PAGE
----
While the skills and knowledge of these doctors were relevant to the health issues facing the country in the first two thirds of the 20th century, the demands on the Department of Health were changing. Quarantine and infectious disease control were overtaken in importance by the problems of health financing and supporting equitable access to health services.
When Dr Howells was due to retire, the then Minister for Health, Jim Carlton, wanted to take the opportunity to shake up the Department and “instil private management techniques”.
The Government had removed the legal requirement for the Director-General to be medically qualified in 1981, and in late 1982 Lawrie Willett AO, a career public servant with experience in customs and consumer protection, was appointed to the role.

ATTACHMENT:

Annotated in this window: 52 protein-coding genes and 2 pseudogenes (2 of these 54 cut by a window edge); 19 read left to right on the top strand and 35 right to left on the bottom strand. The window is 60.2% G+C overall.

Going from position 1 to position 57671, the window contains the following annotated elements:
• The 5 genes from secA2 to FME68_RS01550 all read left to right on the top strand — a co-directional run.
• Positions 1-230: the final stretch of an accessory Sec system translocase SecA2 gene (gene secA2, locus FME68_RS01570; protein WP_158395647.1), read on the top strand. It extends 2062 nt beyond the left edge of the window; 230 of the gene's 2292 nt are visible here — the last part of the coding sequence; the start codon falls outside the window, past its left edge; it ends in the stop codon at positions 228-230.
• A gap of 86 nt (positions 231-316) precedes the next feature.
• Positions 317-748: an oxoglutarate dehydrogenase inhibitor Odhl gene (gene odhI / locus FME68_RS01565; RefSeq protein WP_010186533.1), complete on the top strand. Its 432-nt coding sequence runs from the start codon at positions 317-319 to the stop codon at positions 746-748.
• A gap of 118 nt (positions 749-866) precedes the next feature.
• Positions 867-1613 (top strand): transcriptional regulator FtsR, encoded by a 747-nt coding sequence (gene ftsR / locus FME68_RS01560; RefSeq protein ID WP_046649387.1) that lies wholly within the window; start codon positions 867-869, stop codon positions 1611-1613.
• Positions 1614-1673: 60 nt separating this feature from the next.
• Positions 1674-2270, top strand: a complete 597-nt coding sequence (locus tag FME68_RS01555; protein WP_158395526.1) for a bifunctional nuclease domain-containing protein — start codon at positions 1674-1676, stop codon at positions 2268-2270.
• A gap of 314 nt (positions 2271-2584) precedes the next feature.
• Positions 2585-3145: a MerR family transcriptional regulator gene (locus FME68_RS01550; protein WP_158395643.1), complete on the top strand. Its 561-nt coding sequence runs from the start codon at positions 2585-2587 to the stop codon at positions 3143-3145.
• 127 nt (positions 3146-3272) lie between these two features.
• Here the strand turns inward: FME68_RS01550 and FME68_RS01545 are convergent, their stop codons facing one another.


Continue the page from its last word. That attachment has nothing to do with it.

The doctors were no longer on top.
Changing of the guard
When Mr Willett moved on in 1984, his successor, Bernie McKay, was appointed as Secretary of the Department, not Director-General. Neither Mr McKay nor the next seven Secretaries were medically qualified. A number of them held economics degrees, but there were also graduates in accounting and psychology.
When Mr Willett was appointed in 1982, the Public Service Board acknowledged that it was clearly inappropriate for a layman to be Director of Quarantine. The Board thus approved the creation of the position of the Chief Medical Officer, who would be the Director of Quarantine and a Deputy Director-General.
The first CMO was Dr David de Souza, appointed from within the Department. Dr de Souza had worked as First Assistant Director-General for some time, and had acted as Director-General on a number of occasions.
Dr de Souza was replaced as CMO in 1988 by Dr Tony Adams AM, who had held a similar position in NSW. Dr Adams had a Master of Public Health from Harvard, and had played a key role in the establishment of the Public Health Association of Australia. He was deeply involved in work on the HIV epidemic in NSW, and he continued that work in the Commonwealth. He left the Department in 1997 to become Professor of Public Health at the ANU.
The past two decades